"The use of clean lancets and healthy vaccinifers without hereditary taint, however much insisted upon, cannot be made compulsory; and the people are obliged under severe penalties to submit to whatever vaccination is offered, which is chiefly of the leprous and syphilitic variety, collected from miscellaneous native vaccinifers by perfunctory public vaccinators. Indeed, as I have found by personal inquiries in the West Indies, South Africa, and Hawaii, all the precautions admitted to be indispensable for the safe performance of the official rite are habitually disregarded."--William Tebb

In the "Times," of 16th March, 1898, Mr. Chaplin, on introducing the Vaccination Bill, and referring to the Final Report of the Royal Commission, is thus reported......"I may remind  the House that there have been some remarkable discoveries in recent years, and if we take advantage of them, as I hope and believe we shall, they will go far to revolutionise the whole of  the previous  system of public vaccination.  I am referring to the results which it is proved are obtained from the preservation of lymph taken from the calf in glycerine. . appears that calf lymph preserved in this way possesses remarkable properties and advantages. In the first place, all extra organisms when the lymph is mixed with glycerine are destroyed. For instance, it is found that such organisms as the microbes of tubercle, erysipelas, and diphtheria, and other diseases (even when they have been added for the purpose of experiment) very shortly disappear, although it retains its full activity for vaccination purposes.
    "Secondly, it can be kept for long periods, and upon an emergency large quantities can with facility be supplied; and, thirdly, which is a matter of the first importance, the necessity for arm-to-arm vaccination, and consequently all risk and possibility of inoculation with syphilis, whatever it may have been heretofore, wholly disappears.  On this point the Commission makes two suggestions—that lymph shall be placed within the reach of all, and that no parents shall be required to submit their children for vaccination by means of anything but calf lymph." CH 61



Scientific American, Inc. JANUARY 1901: SMALLPOX VACCINE PRODUCTION--"Until 1876 arm-to-arm vaccination was usually practiced in New York, the lymph being taken only from a vesicle of a previously vaccinated child a few months old. But human lymph has always been objectionable, in that it is a possible source of infection of a most serious blood disease. In 1876 the city Health Department laid the groundwork for the present vaccine laboratory. A calf has vaccine (cowpox) virus smeared into superficial linear incisions made on the skin. In a few days, vesicles appear, and it is from these that the virus is obtained. Virus that has been emulsified in glycerine is drawn up into small capillary glass tubes, each tube containing enough virus for one vaccination."  JANUARY 1951

"Before the advent of refrigeration, this public health boon was disseminated by passing the pustular material from a vaccination site (which ripens in about 10 days) to the arm of an unvaccinated person. The Spanish Empire brought smallpox vaccination to the New World on the arms of 22 orphans, two vaccinated every 10 days on the transatlantic voyage. An orphanage in St. Petersburg kept a chain of "arm-to-arm" vaccination going from 1801 to 1893.",%202001b.htm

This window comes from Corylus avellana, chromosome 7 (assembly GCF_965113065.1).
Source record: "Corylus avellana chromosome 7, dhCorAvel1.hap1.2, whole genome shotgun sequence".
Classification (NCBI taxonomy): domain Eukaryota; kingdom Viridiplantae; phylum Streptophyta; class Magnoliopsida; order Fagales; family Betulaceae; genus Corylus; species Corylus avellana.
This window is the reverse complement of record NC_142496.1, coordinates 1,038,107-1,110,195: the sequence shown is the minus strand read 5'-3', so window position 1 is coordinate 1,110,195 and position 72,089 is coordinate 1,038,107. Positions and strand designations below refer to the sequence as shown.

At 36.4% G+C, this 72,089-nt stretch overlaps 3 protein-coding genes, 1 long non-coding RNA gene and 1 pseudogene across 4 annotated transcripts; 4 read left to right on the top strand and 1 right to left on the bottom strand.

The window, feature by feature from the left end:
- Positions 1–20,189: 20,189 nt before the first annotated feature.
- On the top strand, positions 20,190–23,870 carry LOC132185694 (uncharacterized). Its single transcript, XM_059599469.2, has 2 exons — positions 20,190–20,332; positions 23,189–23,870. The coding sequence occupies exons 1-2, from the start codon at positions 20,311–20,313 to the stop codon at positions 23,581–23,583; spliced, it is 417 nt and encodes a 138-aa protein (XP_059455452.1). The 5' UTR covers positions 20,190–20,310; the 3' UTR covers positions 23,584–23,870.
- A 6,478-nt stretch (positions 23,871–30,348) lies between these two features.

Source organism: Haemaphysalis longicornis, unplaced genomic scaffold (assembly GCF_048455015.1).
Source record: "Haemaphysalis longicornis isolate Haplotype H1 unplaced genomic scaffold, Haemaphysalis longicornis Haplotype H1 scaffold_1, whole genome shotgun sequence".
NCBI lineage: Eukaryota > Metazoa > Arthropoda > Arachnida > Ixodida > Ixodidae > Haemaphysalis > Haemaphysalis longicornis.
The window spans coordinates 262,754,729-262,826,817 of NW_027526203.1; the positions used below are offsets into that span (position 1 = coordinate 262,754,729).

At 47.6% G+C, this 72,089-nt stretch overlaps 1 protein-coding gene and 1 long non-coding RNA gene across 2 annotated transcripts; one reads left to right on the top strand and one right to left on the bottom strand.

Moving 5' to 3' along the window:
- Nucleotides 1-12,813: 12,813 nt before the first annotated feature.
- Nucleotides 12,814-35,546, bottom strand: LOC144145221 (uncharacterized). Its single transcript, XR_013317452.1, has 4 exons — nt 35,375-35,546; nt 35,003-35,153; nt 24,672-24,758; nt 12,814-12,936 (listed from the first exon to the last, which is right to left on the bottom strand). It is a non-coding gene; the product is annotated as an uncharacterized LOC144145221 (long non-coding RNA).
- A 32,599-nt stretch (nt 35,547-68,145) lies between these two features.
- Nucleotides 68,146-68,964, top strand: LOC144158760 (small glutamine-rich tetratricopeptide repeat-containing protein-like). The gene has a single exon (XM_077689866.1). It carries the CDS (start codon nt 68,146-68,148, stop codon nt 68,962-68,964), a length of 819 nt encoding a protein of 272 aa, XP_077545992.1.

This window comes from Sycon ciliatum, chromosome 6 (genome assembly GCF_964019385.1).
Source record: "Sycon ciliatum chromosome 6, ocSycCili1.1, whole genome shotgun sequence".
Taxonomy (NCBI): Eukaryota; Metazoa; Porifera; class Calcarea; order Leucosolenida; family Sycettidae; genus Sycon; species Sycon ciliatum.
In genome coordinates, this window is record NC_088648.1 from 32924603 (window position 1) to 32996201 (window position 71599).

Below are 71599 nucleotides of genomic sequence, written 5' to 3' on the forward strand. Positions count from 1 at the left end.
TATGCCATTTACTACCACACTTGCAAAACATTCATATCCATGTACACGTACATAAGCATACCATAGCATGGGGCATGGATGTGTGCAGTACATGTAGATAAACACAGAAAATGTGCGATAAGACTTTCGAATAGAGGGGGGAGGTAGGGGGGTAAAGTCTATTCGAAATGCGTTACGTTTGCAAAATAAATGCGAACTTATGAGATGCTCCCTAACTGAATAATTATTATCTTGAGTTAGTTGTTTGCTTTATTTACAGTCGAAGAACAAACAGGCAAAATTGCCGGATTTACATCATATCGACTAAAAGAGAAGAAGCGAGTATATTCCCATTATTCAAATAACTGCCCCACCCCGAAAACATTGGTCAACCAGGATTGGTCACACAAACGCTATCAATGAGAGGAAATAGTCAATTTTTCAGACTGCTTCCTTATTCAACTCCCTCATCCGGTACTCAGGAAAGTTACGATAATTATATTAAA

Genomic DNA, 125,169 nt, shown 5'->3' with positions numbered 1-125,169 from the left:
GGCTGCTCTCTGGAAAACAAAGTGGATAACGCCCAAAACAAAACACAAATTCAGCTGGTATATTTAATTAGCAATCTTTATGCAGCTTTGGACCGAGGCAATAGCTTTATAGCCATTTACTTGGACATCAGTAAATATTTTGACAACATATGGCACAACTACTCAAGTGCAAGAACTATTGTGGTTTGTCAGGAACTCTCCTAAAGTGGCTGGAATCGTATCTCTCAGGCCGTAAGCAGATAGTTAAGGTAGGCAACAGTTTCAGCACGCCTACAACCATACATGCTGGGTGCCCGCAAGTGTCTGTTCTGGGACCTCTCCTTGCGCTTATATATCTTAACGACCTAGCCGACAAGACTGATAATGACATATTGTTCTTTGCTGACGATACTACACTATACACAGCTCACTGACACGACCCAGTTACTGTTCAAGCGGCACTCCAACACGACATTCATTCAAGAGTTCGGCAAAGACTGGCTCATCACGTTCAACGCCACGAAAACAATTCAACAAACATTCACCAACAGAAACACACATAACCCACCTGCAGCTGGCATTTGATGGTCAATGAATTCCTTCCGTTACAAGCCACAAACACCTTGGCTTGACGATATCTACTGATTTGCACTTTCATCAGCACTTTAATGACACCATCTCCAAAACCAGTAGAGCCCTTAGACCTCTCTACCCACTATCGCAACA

"The María Pita left the Spanish harbor of La Coruña on November 30, 1803, with the smallpox vaccination expedition team consisting of a director, Dr. Francisco Xavier Balmis; an assistant director, Dr. Jóse Salvany Lleopart; and several assistants and paramedics. The ship reached Puerto Rico in February 1804 with its cargo of vaccine serum preserved between sealed glass plates; also onboard were 21 children from the orphanage at La Coruña who carried the vaccine through arm-to-arm vaccinations performed sequentially during the ship’s journey, and thousands of copies of a treatise describing how to vaccinate and preserve the serum, recounts José Rigau-Pérez in an article on the smallpox vaccine in Puerto Rico.
    From Cartagena, Dr. Salvany sent the vaccine to Portobelo and Panama, where thousands were vaccinated, and he made arrangements to take 10 children from the city orphanage to carry the vaccine through arm-to-arm vaccination to Santafé de Bogotá. During the rigorous, rain-soaked journey in a riverboat up the Magdalena River from the Caribbean coast to Santafé, in the highlands, Dr. Salvany developed an illness that resulted in the loss of one eye. Nevertheless, in every river port where the boat stopped, the expedition team landed to vaccinate people–more than 56,000 altogether." 


At Oxford House on Apr. 15, 1838, John Todd described explicitly how arm-to-arm vaccination was performed: "The subjects were vaccinated with fresh serum taken from the previously vaccinated eight days before."Hudson's Bay Company, Provincial Archives of Manitoba, B.156/a/17, Oxford House, 1837­1838, fo 3d.Meanwhile, arm-to-arm vaccination remained the common practice in France until 1864 and was popular in Britain until 1881; calf lymph suspended in glycerol then came into use. In Britain the Vaccination Act of 1898 finally prohibited arm-to-arm vaccination